As China grows more prosperous and consumer-oriented, so will its e-waste stream, much of which will inevitably be exported to West Africa. The U.S. only recycles about 15 percent of its e-waste, and China, 30 percent. West Africans ought to persuade both major powers to prohibit the export of e-waste.
Under Xi, China has moved to a proactive posture to shape its external security environment, using trade and investment to expand its sphere of strategic influence while simultaneously asserting territorial and maritime claims against its neighbors. The Maritime Silk Road project is driven by his belief that the maritime domain holds the key to China achieving preeminence in Asia.
To some extent, the structures of the Asian Development Bank, World Bank, and International Monetary Fund are obsolete: they can no longer meet the needs of new emerging economies and don’t reflect today’s global economy. The AIIB could serve to invigorate the other banks to become more competitive and efficient.
China’s investment in Central Asian energy and transportation is impressively promoting regional integration. There is still a degree of fear and caution from Central Asian leadership due to incomprehension of Beijing’s foreign policy goals, a historical legacy of confrontation, and the sensitivity of Moscow to recognize the importance of Beijing’s role.
The 1955 conference reshaped the modern world order, and its legacy is rich with lessons that apply to today’s political challenges and pursuit of prosperity.
Despite official American and Japanese opposition, 57 countries have opted to be among the founding members of the China-led Asian Infrastructure Investment Bank (AIIB). Regardless of what naysayers believe, this remarkable turn of events can only benefit global economic governance.
The Philippines is seeing a year of impressive economic growth (at 6.3%) despite the lacking foreign direct investment due to woeful infrastructure constraints. The AIIB can be an additional source of funding for local infrastructure projects. Political disputes surrounding the China Sea disputes were not enough to trump the economic importance of this cooperation.
A more dynamic and flexible AIIB has the chance to develop and showcase strong, new and effective accountability mechanisms supported by all shareholders. Here though, China too must learn from and improve upon its own past practices if it is to prove the skeptics wrong.
Many Western countries, the World Bank and other multilateral institutions are embracing China’s proposed Asian Infrastructure Investment Bank. Their analysis concludes that the bank is a strategic asset for themselves as well as Asia, and the US could benefit from the same approach.
To offset weaker export numbers and a reliance on foreign reserves, China needs a growth model that emphases quality goods and innovation-led growth. A twenty-first century economic model of innovation particularly requires the support of a highly efficient financial system, a sound legal system of intellectual property protection, fair tax incentives, and better entrepreneurial education.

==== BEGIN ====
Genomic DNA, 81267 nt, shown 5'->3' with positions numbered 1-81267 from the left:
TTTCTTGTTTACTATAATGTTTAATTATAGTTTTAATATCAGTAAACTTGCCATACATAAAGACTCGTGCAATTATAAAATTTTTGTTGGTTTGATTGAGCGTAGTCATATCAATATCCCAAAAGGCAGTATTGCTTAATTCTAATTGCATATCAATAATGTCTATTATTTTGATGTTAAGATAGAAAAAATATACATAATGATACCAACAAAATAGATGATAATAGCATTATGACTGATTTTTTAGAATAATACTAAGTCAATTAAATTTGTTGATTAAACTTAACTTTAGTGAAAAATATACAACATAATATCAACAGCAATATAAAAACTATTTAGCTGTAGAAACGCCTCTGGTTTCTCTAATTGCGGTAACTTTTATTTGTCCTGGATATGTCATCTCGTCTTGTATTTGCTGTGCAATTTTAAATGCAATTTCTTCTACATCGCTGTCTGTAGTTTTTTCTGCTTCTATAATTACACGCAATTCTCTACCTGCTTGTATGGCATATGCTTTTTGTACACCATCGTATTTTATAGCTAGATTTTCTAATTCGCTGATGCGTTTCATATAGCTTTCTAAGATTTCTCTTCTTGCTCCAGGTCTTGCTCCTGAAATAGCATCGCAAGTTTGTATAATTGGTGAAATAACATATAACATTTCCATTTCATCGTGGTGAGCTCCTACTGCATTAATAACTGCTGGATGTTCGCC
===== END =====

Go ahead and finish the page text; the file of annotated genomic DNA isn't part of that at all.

The Chinese economy is simply too big to remain tied to the once useful monetary anchor of the renminbi–U.S. dollar peg. It is time to let it go. In the short term, it would help deliver a warranted Chinese monetary easing by helping to stabilise the effective exchange rate and to facilitate an orderly unwinding of the Chinese corporate carry trade.
Chiefs of the World Bank and the International Monetary Fund overtly expressed their support and intention for cooperation for the AIIB, for its possibility of fast and sustainable development in new Asian economies. This hasn’t developed with a share of U.S. and Japanese controversy over supposed veto ability, lack of “high standards,” the eclectic membership, and the notion that the U.S. “won” and China “lost.”
The rapidly swelling local government debt in China over the past few years are seen by many as a trigger to a credit bubble, or even a full-blown financial crisis. Budget reform, the first critical reform among over 330 reform proposals of the Xi administration, has kicked off, laying the foundation for a more balanced and transparent government budget and financing structure. Yifan Hu outlines the areas needed for both short and long term structural changes.
Over the past two years, Washington has lobbied against the China-led Asian Infrastructure Investment Bank. Now, nearly 50 countries have joined or applied to become prospective founding members. Dan Steinbock argues that the U.S. opposition reflects a deeper challenge – that of adjusting American exceptionalism into the era of a multipolar world economy.
Instead of viewing the AIIB as a symbol of looming Chinese economic hegemony, the AIIB should instead be viewed as a global climate change solution with powerful, vastly distributed benefits. Stewart Taggart claims it would create non-discriminatory access to a massive regional market for energy sources ranging from sun, wind, and biomass to hydro and geothermal. Without the external labor sink of infrastructure projects, domestic Chinese unemployment will also rise.